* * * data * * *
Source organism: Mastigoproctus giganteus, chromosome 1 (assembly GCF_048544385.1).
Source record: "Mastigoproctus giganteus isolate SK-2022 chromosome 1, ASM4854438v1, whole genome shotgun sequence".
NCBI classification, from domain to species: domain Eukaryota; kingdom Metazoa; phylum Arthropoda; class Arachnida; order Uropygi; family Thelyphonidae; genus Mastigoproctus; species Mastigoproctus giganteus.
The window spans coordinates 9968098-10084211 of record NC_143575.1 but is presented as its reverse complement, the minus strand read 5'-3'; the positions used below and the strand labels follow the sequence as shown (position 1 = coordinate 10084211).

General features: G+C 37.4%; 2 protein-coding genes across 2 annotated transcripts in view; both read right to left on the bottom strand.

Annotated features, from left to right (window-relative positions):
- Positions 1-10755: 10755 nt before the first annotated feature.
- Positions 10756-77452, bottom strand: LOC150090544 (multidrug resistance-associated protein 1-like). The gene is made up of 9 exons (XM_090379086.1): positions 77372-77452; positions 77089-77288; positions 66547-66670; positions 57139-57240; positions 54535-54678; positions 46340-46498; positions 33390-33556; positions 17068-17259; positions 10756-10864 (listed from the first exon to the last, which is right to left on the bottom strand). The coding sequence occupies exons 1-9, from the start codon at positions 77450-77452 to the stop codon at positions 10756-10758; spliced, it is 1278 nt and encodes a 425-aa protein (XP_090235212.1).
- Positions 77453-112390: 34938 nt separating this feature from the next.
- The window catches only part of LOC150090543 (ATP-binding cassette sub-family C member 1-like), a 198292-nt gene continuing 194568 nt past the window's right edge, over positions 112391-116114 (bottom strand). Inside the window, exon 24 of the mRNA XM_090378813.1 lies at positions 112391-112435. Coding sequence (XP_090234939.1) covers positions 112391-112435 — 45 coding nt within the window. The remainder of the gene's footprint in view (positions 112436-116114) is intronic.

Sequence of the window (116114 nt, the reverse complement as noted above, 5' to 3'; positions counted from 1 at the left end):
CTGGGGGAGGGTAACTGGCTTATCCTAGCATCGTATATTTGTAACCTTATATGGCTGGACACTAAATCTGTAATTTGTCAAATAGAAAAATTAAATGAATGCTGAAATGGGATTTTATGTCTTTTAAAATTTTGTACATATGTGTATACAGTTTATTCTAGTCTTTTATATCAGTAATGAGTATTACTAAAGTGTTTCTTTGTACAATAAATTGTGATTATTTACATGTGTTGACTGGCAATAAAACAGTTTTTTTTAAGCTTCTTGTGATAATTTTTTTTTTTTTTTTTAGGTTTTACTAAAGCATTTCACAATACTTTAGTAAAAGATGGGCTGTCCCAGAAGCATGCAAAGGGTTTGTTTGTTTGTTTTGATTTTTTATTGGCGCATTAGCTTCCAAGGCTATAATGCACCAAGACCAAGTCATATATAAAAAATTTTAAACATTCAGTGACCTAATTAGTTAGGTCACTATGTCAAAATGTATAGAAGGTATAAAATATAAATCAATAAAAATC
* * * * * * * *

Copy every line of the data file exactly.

Source organism: Mastigoproctus giganteus, chromosome 1 (assembly GCF_048544385.1).
Source record: "Mastigoproctus giganteus isolate SK-2022 chromosome 1, ASM4854438v1, whole genome shotgun sequence".
NCBI classification, from domain to species: domain Eukaryota; kingdom Metazoa; phylum Arthropoda; class Arachnida; order Uropygi; family Thelyphonidae; genus Mastigoproctus; species Mastigoproctus giganteus.
The window spans coordinates 9968098-10084211 of record NC_143575.1 but is presented as its reverse complement, the minus strand read 5'-3'; the positions used below and the strand labels follow the sequence as shown (position 1 = coordinate 10084211).

General features: G+C 37.4%; 2 protein-coding genes across 2 annotated transcripts in view; both read right to left on the bottom strand.

Annotated features, from left to right (window-relative positions):
- Positions 1-10755: 10755 nt before the first annotated feature.
- Positions 10756-77452, bottom strand: LOC150090544 (multidrug resistance-associated protein 1-like). The gene is made up of 9 exons (XM_090379086.1): positions 77372-77452; positions 77089-77288; positions 66547-66670; positions 57139-57240; positions 54535-54678; positions 46340-46498; positions 33390-33556; positions 17068-17259; positions 10756-10864 (listed from the first exon to the last, which is right to left on the bottom strand). The coding sequence occupies exons 1-9, from the start codon at positions 77450-77452 to the stop codon at positions 10756-10758; spliced, it is 1278 nt and encodes a 425-aa protein (XP_090235212.1).
- Positions 77453-112390: 34938 nt separating this feature from the next.
- The window catches only part of LOC150090543 (ATP-binding cassette sub-family C member 1-like), a 198292-nt gene continuing 194568 nt past the window's right edge, over positions 112391-116114 (bottom strand). Inside the window, exon 24 of the mRNA XM_090378813.1 lies at positions 112391-112435. Coding sequence (XP_090234939.1) covers positions 112391-112435 — 45 coding nt within the window. The remainder of the gene's footprint in view (positions 112436-116114) is intronic.

Sequence of the window (116114 nt, the reverse complement as noted above, 5' to 3'; positions counted from 1 at the left end):
CTGGGGGAGGGTAACTGGCTTATCCTAGCATCGTATATTTGTAACCTTATATGGCTGGACACTAAATCTGTAATTTGTCAAATAGAAAAATTAAATGAATGCTGAAATGGGATTTTATGTCTTTTAAAATTTTGTACATATGTGTATACAGTTTATTCTAGTCTTTTATATCAGTAATGAGTATTACTAAAGTGTTTCTTTGTACAATAAATTGTGATTATTTACATGTGTTGACTGGCAATAAAACAGTTTTTTTTAAGCTTCTTGTGATAATTTTTTTTTTTTTTTTTAGGTTTTACTAAAGCATTTCACAATACTTTAGTAAAAGATGGGCTGTCCCAGAAGCATGCAAAGGGTTTGTTTGTTTGTTTTGATTTTTTATTGGCGCATTAGCTTCCAAGGCTATAATGCACCAAGACCAAGTCATATATAAAAAATTTTAAACATTCAGTGACCTAATTAGTTAGGTCACTATGTCAAAATGTATAGAAGGTATAAAATATAAATCAATAAAAATC